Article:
Speaking of prices, FAO released its November Food Price Index today, which saw prices virtually unchanged from their October levels. At the new level of 215 points, the Index was 23 points, or 10 percent, below its peak in February 2011 but remained two points, or one percent, above its November 2010 level.
The prices of cereals, one of the main commodity groups included in the Food Price Index, dropped by 3 points or 1 percent from October.
Contributing to the downward pressure on cereal prices is the significant upward revision of the 2011/2012 global cereal supply estimate as a result of better crop prospects in some Asian countries and the Russian Federation, and larger than anticipated stocks in the latter. Other factors include deteriorating world economic prospects and a strong U.S. dollar.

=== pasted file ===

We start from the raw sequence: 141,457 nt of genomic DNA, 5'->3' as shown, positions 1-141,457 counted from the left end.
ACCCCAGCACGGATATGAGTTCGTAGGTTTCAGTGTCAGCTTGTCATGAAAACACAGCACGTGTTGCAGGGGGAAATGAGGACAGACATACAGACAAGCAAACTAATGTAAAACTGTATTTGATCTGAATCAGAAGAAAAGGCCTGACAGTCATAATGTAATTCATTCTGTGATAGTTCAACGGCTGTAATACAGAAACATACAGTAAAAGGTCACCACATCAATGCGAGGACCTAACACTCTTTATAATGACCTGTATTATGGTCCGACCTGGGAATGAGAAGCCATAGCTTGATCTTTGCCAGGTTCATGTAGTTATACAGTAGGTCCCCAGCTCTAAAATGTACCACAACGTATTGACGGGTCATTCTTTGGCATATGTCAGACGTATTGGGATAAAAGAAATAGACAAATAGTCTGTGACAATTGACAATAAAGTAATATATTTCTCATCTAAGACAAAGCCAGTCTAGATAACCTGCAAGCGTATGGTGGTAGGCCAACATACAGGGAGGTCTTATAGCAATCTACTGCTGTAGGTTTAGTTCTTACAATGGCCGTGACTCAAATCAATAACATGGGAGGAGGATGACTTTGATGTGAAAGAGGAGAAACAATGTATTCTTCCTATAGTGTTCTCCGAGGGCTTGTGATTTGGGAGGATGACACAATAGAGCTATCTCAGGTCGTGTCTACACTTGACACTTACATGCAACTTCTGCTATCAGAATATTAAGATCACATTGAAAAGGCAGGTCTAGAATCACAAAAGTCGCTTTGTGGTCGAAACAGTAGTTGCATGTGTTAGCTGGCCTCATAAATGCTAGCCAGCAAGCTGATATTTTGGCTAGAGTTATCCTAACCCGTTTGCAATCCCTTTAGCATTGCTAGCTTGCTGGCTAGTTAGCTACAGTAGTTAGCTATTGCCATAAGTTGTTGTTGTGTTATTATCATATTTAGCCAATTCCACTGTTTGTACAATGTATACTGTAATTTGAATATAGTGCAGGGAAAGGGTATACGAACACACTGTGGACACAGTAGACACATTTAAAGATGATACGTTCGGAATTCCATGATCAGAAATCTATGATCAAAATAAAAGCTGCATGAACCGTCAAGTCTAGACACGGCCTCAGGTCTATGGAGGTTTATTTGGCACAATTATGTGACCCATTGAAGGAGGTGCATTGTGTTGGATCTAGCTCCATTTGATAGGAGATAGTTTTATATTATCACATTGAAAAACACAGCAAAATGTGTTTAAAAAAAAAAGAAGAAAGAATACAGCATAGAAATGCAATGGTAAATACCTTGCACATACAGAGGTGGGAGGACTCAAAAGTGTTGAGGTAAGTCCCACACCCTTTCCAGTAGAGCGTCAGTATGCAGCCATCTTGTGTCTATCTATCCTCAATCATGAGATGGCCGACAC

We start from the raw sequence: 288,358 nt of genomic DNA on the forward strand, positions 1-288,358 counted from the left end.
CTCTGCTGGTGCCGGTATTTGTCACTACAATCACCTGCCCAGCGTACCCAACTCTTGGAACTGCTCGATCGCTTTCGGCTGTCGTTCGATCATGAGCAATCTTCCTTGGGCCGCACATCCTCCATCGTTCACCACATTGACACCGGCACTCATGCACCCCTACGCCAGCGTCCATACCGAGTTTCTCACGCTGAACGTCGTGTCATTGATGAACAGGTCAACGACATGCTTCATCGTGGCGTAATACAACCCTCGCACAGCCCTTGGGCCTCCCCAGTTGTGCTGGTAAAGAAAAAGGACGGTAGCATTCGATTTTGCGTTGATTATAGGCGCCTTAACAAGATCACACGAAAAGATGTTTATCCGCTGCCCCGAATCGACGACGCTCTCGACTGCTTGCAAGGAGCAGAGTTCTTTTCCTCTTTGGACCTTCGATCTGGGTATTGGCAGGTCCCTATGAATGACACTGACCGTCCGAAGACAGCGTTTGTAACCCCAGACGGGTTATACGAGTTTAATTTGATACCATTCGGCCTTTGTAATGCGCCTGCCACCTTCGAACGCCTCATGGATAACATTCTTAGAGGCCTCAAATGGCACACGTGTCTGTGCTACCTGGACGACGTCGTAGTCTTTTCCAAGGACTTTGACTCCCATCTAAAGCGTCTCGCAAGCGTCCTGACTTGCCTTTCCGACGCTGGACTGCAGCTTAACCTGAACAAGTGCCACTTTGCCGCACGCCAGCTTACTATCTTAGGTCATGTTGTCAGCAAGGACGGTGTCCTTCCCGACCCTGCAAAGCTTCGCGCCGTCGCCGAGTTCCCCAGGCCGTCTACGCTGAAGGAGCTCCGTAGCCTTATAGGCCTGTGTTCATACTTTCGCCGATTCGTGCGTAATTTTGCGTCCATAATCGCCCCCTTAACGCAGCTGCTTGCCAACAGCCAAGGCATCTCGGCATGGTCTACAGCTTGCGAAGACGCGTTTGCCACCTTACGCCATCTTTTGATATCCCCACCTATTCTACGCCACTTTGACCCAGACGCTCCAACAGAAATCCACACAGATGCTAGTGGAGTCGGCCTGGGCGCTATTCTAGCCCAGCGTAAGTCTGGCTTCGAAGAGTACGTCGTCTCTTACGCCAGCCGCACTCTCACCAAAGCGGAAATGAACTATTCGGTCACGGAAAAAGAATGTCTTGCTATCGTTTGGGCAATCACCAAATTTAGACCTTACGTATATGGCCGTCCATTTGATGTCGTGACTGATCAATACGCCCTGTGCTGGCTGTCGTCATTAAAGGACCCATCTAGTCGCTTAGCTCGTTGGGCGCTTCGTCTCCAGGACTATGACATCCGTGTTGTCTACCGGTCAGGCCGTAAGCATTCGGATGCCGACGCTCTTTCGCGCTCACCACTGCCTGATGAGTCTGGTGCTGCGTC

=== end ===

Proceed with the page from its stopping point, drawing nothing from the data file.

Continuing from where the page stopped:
These are among the highlights of the latest issue of FAO’s quarterly Crop Prospects and Food Situation report also published today. The report confirmed a record level of world cereal production of 2 323 million tonnes for 2011 – a 3.5 percent increase on 2010 production. FAO says that this should be sufficient to cover the expected increase in utilization in the coming year and also allow for a moderate replenishment of world reserves.
Read more on the report, including updates on the world’s food insecurity hot spots.
For more on the global price situation, watch this Bloomberg interview with FAO economist Abdolreza Abbassian.